In May 2020 the Danish Parliament adopted the government's proposed control package, that includes tools for tackling corporate and accounting fraud. The new initiatives mean that it will become more difficult for those responsible for financial fraud to hide behind false identities, straw men and fictitious addresses. The bill is a consequence of fraud cases in recent years, and aims to support faster and more targeted responses to financial fraud.
In this article, we review the main changes to the Companies Act resulting from the new control package. The corresponding changes to the Danish Financial Statements Act, the Danish Act on Approved Auditors and Audit Firms etc. will not be reviewed in this article.
The changes reviewed below will come into force on 1 January 2021.
Storage of company documents
In order to allow a fast response to financial fraud, the company's executive board will now be responsible for ensuring that company documents are stored safely for 5 years from the end of the financial year to which the documents relate. It must be possible to find and make the documents available to public authorities without delay. If the company documents are not stored electronically, they must be stored in paper form in either Denmark or another Scandinavian country.
'Company documents' refers to documents and annexes that a company prepares according to the law, including statutes, minutes and statements. In the future, breaching these provisions may lead to the compulsory dissolution of the company.
If a company is dissolved, the most recently registered executive board must ensure that company documents are stored in accordance with the new rules. When the executive board changes, the previous executive board must ensure a handover to the new executive board.
With the introduction of the new control package, the Danish Business Authority is authorised to carry out registration checks for reports and to identify reports for manual processing under the Companies Act. The Danish Business Authority will also be able to demand that reports from companies are accompanied by a statement from a lawyer, accountant or expert, in order to document the accuracy of the information.
In terms of registering individuals in the company register, the Danish Business Authority has the option of requiring additional verification of the person's identity and, in extreme cases, request a personal appearance at the Danish Business Authority or at Danish embassies abroad.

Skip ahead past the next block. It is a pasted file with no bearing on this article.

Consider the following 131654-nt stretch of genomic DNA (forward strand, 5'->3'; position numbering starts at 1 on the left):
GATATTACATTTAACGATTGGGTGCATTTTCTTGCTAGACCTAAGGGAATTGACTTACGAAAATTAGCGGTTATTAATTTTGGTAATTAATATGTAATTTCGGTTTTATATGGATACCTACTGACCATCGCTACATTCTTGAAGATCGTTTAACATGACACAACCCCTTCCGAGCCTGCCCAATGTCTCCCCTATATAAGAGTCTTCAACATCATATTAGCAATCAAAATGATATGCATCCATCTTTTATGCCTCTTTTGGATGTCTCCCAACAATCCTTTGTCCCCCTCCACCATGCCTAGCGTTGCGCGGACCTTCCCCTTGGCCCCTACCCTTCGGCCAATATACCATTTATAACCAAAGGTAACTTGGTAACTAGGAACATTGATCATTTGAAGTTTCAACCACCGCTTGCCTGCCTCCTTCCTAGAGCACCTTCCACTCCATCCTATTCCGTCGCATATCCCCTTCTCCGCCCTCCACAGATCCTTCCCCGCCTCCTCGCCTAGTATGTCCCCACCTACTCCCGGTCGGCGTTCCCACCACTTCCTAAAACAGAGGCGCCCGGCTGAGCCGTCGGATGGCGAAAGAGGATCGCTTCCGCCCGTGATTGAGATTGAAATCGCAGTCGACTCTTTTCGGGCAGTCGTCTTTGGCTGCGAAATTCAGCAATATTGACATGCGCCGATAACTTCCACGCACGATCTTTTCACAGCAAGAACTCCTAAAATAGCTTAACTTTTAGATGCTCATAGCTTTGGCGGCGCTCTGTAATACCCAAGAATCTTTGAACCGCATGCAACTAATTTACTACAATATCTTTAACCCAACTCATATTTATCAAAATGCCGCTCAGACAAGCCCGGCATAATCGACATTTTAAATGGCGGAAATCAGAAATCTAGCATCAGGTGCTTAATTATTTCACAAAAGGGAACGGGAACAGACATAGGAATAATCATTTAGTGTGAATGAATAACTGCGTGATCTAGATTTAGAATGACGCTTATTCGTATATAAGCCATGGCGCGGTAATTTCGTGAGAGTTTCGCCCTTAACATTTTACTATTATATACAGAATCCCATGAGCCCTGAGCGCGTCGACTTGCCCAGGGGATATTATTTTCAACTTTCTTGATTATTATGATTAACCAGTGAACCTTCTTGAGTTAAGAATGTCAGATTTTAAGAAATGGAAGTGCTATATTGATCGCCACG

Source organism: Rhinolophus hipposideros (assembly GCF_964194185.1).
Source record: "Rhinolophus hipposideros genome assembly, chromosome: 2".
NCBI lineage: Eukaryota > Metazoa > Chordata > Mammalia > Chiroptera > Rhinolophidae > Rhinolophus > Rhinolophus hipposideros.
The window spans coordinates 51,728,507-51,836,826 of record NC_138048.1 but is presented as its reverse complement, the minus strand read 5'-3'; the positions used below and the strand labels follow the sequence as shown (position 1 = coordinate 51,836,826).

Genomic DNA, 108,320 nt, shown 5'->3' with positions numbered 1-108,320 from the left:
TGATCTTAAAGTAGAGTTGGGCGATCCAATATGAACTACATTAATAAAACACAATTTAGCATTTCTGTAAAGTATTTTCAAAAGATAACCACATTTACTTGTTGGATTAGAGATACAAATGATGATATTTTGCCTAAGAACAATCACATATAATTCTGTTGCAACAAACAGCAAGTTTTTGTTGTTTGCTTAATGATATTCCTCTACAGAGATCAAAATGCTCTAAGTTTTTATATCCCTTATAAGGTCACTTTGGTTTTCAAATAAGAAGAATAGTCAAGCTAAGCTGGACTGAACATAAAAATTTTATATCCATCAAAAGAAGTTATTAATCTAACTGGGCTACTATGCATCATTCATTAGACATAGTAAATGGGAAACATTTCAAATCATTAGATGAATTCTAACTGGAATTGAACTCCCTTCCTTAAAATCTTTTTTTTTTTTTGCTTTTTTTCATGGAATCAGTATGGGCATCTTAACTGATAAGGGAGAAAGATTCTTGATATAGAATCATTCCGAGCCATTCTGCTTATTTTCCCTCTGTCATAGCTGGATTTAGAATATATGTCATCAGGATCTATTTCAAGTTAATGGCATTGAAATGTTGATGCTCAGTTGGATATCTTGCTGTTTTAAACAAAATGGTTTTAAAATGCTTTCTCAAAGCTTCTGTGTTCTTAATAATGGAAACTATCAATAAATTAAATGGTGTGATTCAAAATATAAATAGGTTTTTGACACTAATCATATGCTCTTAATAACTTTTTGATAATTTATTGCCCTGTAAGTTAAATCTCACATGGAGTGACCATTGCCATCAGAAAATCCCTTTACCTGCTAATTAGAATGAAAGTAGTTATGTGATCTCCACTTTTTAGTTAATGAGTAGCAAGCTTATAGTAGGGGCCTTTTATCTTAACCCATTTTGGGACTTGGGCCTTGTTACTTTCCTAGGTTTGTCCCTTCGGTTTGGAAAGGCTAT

At the same time, the Danish Business Authority may refuse to register a member of the executive board, or deregister a person from the CVR register if there is any doubt as to the relevant member's management of the company. This relates to an addition to the Act – that members of the company's executive board must be individuals who actually serve as members of management. This is to safeguard against the deployment of straw men who are deliberately or through exploitation included as members of the executive board without acting as such.
In addition, the Danish Business Authority is also authorised to conduct inspections of registered offices. An inspection of a registered office involves the authority visiting the Company at the registered office to ascertain whether the company can in fact be contacted at the registered address. If the Danish Business Authority learns that the company cannot be contacted at its registered office, the authority has the option of referring the company for compulsory dissolution.
Finally, the Danish Business Authority may ask companies to submit proof that a registration has been lawfully made for up to 5 years after the date of registration. At the same time, the Danish Business Authority now has the option of publishing control cases on its website, including the names of individuals and the company.
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